I wish for my girls to be the life of the party (Yes, I realize this could come back and bite me in the ass later.)

Share away, what are the guilty wishes you have for your children. It’s judgement free here people, so come on, let the superficialness flow…you will feel better, I promise!

 

9 comments on “Guilty Wishes”

  1. Ooh, I love pondering this, especially since my kids are grown up. I just wanted them to be happy, which wasn’t so easy for either of them, for different reasons. I wanted them to be unequivocally honest and not to be petty. I wanted them to care about others. I wanted them not to have to struggle in dealing with life, but they both did at various times, and now I realize it was character-building.

    I wanted them to love reading and listening to music, and one of those came true. I wanted them to be musicians and they both played bass guitar for a while. I wanted them to be funny, and they really are! I wanted them to be polite and have a quiet confidence — not arrogance, but the ability to look people in the eye and shake their hands with conviction.

    I did not want them to feel entitled, and to understand you don’t get everything you want the minute you want it. I hoped that they would enjoy spending time with me, and I think that came true. I worried A LOT about what sort of women they would choose, but we all got very lucky with that! Love those DILs (one is future DIL but still fab). I wanted them to treasure their partners and do things to make their partners feel special, and they REALLY do that in a magnificent way. I wanted them to have careers that gave them satisfaction more than careers that gave them money, but it’s looking like they accomplished both.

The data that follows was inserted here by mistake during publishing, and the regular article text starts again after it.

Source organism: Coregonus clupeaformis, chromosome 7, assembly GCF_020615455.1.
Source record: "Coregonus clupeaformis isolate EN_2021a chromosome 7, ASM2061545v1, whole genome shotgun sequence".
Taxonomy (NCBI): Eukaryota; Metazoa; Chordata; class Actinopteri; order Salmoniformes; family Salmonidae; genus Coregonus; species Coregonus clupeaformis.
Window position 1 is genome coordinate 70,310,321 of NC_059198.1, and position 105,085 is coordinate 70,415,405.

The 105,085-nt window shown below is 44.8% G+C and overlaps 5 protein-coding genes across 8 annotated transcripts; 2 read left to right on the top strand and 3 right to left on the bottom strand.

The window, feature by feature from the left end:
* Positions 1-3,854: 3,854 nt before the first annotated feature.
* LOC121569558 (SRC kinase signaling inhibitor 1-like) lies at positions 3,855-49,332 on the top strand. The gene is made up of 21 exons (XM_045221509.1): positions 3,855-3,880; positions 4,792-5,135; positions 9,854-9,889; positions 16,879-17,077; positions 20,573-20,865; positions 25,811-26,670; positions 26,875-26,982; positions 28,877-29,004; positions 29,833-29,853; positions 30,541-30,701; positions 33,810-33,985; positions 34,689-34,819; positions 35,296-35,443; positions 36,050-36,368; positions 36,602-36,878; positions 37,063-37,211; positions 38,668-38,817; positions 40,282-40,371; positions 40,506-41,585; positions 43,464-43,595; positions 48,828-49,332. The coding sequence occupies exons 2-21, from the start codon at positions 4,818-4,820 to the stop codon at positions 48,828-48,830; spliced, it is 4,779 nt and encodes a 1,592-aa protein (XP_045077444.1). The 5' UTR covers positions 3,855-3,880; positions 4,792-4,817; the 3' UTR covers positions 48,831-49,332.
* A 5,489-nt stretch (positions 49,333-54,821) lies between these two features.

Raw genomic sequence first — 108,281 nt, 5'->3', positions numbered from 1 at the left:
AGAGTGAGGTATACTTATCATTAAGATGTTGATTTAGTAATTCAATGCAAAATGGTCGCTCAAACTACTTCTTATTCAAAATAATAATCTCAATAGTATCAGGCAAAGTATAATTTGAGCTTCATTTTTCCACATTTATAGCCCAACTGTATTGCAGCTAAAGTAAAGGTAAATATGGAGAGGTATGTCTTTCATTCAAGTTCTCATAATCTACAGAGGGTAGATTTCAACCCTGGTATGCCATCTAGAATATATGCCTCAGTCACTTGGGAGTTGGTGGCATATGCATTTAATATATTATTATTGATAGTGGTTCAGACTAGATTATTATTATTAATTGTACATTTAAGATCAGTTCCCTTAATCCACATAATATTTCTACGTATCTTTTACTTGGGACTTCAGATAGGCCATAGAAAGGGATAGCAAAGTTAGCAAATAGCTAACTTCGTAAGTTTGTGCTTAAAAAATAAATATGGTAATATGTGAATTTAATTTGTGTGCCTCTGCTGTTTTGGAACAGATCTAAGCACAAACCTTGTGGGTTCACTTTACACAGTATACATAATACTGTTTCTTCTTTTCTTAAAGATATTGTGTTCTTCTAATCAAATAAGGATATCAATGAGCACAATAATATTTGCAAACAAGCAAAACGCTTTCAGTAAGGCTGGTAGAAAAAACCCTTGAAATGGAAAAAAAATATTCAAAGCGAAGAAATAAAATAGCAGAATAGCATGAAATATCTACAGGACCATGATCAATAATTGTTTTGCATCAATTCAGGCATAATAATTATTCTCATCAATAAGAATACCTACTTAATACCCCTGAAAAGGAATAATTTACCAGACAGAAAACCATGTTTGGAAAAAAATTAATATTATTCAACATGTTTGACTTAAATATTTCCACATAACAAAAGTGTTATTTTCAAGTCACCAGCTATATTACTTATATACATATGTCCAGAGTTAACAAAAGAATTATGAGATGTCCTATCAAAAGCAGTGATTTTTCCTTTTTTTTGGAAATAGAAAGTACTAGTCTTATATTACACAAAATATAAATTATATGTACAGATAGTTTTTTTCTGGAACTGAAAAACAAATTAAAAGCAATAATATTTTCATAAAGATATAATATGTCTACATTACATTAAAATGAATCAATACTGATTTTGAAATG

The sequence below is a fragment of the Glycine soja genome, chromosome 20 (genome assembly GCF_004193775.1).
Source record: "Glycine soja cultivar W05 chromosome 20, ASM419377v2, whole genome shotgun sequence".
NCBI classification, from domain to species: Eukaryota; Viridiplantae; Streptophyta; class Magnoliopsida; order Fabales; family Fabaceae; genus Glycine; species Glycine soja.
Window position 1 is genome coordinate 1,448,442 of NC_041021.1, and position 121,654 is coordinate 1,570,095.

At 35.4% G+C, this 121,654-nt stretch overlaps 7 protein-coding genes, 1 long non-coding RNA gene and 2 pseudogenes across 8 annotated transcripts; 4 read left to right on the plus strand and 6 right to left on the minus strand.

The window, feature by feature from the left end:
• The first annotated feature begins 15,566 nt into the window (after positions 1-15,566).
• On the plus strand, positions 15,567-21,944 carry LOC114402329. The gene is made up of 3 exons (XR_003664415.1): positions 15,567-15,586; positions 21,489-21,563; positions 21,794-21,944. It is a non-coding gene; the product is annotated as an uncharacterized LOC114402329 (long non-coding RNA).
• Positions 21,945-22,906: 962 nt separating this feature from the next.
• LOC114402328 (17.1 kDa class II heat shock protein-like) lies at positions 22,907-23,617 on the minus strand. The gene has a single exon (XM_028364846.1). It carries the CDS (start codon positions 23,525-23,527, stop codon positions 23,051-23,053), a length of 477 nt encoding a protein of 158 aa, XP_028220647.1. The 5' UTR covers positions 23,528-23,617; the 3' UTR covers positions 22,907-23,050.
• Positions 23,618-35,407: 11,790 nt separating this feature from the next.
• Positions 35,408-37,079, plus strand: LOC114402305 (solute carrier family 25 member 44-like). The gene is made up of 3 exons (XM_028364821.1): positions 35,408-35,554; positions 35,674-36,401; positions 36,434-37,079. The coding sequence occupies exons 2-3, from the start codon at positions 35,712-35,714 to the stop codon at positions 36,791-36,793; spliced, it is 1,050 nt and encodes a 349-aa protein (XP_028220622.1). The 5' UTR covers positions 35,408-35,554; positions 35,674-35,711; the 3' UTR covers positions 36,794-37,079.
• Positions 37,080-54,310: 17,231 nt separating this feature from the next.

Since I ended up divorced from their father, I worried they would have some of his more weasly traits, but luckily for them, they weren’t raised by HIS mother! Hahaha.

    As for neuroses, yep, they inherited some of mine, BUT it makes me able to understand them and to explain to them why they are the way they are. Given that no one really escapes neuroses, it’s good to speak the same neurotic language as your kids.

    Last but not least, I wanted to teach them to be patient in traffic jams, defying an XY trait that has existed since the Flintstone era, and I failed miserably. But I tried! I think they are superbly handsome, but I did worry about how that would turn out, back in the pimply days.

    This was fun to think about, Sarah!

  2. I wish for my children to not inherit my anxious somewhat neurotic Type A personality. While it’s great for organizing and party planning, the trade of isn’t something I want my boys to have to deal with. I also wish my boys are athletic and get themselves a nice basketball scholarship to UConn. 😀 Even though neither of their parents’ play basketball (I watch it all season, that counts right?!?!). I hope they marry someone I like!!